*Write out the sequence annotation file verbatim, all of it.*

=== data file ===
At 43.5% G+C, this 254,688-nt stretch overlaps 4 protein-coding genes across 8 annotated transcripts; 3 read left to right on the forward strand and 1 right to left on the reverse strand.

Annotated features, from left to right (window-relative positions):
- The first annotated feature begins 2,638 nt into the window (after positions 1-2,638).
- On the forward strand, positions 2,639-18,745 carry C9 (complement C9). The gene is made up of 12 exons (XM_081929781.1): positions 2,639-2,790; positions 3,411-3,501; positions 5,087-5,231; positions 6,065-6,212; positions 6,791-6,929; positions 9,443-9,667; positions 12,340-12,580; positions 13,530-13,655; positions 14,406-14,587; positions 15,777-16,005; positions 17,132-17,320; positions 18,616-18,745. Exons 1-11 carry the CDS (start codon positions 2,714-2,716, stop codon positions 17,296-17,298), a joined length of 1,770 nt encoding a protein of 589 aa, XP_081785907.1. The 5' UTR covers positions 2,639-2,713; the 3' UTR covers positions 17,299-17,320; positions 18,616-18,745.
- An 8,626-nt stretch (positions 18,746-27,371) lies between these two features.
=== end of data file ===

At 43.5% G+C, this 254,688-nt stretch overlaps 4 protein-coding genes across 8 annotated transcripts; 3 read left to right on the forward strand and 1 right to left on the reverse strand.

Annotated features, from left to right (window-relative positions):
- The first annotated feature begins 2,638 nt into the window (after positions 1-2,638).
- On the forward strand, positions 2,639-18,745 carry C9 (complement C9). The gene is made up of 12 exons (XM_081929781.1): positions 2,639-2,790; positions 3,411-3,501; positions 5,087-5,231; positions 6,065-6,212; positions 6,791-6,929; positions 9,443-9,667; positions 12,340-12,580; positions 13,530-13,655; positions 14,406-14,587; positions 15,777-16,005; positions 17,132-17,320; positions 18,616-18,745. Exons 1-11 carry the CDS (start codon positions 2,714-2,716, stop codon positions 17,296-17,298), a joined length of 1,770 nt encoding a protein of 589 aa, XP_081785907.1. The 5' UTR covers positions 2,639-2,713; the 3' UTR covers positions 17,299-17,320; positions 18,616-18,745.
- An 8,626-nt stretch (positions 18,746-27,371) lies between these two features.